I was caught off guard when the mayor emailed me back and mentioned that they were teaming up with Consumer’s Energy to bring the same kind of project to the whole city in a program called, Light Up the City. He now considered our church as having micro-piloted the idea and asked me to join this wider effort. Before I knew it, I was co-chairing Jackson’s city-wide effort to install light bulbs all across the city where they were especially needed. Light up the City would schedule several walks each summer and our church hosted those walks whenever they landed near our area. Again, we were looking to partner where were saw overlap with the Kingdom of Heaven and this was one of those ways.
These walks served other important functions as well, such as police relations. While it only made a small dent on the subject, police always walked these walks with us. Since we were often trying to bring lightbulbs to some of the rougher neighborhoods, bridges were sometimes made when police knocked on the door with a gift to give and struck up a kind conversation.
5. Get Involved in Justice
We’ve spoke on matters of justice at 1208 over the years, but 2020 forced us to put our actions where our mouths were. After George Floyd was murdered, marches rose up all around Jackson and I encouraged our church to join in. Yes, we were originally trying to be pro-life by keeping distance from one another due to COVID, but now we had to bring ourselves together to be pro-life for black lives, because, of course, Black Lives Matter to God.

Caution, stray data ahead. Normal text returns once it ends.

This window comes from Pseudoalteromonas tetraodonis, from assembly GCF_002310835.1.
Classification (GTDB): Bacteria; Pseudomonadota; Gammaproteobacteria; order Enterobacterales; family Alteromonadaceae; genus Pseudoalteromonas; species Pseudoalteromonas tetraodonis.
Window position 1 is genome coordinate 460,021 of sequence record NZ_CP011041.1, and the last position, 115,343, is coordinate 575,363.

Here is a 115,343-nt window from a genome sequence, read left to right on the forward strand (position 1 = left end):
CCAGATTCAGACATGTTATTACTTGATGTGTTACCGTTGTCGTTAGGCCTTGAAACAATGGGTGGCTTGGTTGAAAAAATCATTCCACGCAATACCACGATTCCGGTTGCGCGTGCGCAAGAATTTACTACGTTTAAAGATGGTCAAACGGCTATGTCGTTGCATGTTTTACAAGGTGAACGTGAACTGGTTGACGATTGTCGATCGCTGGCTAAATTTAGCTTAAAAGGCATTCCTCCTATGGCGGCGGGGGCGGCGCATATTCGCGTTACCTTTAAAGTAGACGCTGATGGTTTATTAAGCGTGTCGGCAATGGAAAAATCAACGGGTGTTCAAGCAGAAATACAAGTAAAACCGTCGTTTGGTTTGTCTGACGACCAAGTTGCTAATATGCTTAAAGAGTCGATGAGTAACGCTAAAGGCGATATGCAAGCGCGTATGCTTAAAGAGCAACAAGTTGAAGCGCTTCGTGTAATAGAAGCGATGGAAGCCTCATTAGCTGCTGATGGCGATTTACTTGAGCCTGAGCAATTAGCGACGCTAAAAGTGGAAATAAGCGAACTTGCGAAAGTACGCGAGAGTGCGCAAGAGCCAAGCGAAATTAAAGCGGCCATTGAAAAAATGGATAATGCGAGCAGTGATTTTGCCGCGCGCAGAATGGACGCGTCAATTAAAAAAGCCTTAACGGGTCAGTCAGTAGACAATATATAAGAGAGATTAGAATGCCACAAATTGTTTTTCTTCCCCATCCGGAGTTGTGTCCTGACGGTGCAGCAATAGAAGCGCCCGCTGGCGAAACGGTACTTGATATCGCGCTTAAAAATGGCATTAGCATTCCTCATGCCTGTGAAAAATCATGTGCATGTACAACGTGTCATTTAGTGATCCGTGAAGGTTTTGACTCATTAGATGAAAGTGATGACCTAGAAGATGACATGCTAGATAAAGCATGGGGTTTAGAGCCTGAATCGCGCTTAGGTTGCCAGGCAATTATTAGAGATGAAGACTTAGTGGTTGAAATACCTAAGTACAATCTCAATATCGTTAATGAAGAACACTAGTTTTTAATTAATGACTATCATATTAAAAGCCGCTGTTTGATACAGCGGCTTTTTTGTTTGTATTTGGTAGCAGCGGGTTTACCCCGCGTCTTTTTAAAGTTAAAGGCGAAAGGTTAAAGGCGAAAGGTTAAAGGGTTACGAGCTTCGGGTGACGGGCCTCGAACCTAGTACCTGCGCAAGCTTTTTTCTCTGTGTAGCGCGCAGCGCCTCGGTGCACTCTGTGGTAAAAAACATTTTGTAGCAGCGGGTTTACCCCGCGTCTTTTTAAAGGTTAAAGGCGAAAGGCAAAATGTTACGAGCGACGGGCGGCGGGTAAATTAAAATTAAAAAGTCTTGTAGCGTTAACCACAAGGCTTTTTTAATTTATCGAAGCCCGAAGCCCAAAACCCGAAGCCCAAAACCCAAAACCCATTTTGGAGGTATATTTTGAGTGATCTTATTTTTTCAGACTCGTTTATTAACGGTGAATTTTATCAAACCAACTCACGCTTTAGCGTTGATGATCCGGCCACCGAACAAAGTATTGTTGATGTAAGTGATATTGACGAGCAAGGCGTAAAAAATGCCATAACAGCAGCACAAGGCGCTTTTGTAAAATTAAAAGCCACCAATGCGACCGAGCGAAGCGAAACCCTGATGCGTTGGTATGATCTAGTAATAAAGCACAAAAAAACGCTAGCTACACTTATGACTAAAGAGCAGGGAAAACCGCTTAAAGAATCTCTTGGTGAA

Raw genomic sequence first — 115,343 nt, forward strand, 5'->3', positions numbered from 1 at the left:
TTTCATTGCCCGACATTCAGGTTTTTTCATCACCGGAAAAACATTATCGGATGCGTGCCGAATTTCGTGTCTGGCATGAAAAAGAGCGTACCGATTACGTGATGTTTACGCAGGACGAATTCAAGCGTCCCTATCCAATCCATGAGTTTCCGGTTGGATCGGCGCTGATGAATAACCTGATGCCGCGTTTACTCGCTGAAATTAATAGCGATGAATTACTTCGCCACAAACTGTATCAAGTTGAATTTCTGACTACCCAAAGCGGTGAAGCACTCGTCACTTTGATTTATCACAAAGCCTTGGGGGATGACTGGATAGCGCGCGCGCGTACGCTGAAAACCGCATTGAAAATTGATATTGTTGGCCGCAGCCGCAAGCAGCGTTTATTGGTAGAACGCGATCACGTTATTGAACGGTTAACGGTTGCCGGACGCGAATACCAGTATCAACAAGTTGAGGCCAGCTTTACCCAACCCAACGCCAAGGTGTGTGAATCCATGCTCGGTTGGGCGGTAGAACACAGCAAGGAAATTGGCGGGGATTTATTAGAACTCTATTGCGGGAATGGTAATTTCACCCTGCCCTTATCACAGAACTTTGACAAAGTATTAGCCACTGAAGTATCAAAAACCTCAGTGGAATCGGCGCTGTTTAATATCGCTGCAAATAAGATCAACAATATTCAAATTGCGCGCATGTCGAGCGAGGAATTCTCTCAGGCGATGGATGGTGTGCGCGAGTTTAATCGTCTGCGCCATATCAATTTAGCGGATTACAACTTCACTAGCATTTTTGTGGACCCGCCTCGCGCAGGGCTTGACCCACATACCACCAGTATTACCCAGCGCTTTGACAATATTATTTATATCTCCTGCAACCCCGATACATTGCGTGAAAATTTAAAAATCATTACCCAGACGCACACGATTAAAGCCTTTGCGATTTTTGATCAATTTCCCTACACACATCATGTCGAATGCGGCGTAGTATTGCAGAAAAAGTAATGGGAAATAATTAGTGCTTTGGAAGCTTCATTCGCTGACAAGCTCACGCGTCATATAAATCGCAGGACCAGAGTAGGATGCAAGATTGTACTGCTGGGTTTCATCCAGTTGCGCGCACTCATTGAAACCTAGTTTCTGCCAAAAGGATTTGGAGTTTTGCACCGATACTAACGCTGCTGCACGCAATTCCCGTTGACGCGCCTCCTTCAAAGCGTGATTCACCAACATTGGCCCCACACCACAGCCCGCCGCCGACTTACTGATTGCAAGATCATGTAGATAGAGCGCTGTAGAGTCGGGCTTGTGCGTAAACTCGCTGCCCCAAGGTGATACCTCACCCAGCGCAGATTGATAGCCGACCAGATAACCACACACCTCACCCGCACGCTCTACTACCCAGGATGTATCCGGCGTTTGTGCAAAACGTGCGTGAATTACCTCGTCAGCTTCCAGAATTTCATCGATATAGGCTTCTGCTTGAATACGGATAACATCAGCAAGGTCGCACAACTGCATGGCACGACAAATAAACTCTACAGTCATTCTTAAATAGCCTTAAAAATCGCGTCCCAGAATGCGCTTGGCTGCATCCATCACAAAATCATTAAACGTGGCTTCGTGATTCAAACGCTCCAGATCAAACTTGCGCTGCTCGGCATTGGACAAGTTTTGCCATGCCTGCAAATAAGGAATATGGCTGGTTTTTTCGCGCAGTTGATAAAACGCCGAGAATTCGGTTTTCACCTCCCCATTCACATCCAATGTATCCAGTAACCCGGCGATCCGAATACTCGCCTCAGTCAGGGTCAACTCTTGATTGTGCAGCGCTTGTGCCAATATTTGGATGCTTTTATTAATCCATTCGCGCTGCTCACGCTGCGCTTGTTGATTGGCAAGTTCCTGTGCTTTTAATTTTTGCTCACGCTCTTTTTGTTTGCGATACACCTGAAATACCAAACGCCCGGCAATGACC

We marched down Martin Luther King Jr Dr (a symbolic road to protest on if ever there was one) all the way downtown and let our feet proclaim justice. Then we joined in another protest in downtown Jackson in the following weeks. And when my friend, Pastor Myisha “Uni” Cunningham put together a prayer protest, we were right there alongside her. On top of all of this we hosted viewings of Jemar Tisby’s Color of Compromise videos and continued to address the topic as we loudly preached on themes of justice in our services in hopes that others would see that we’re a church that cares about race and justice.
I went to all of these marches aware that things could go south and that riots could start up, but they never did. Had they done so, I would have recognized that these marches were no longer overlapping with the peacemaking ways of the Kingdom of Heaven, and I would have walked away. But like most marches across America, these were largely peaceful marches.
6. Become a Peacemaker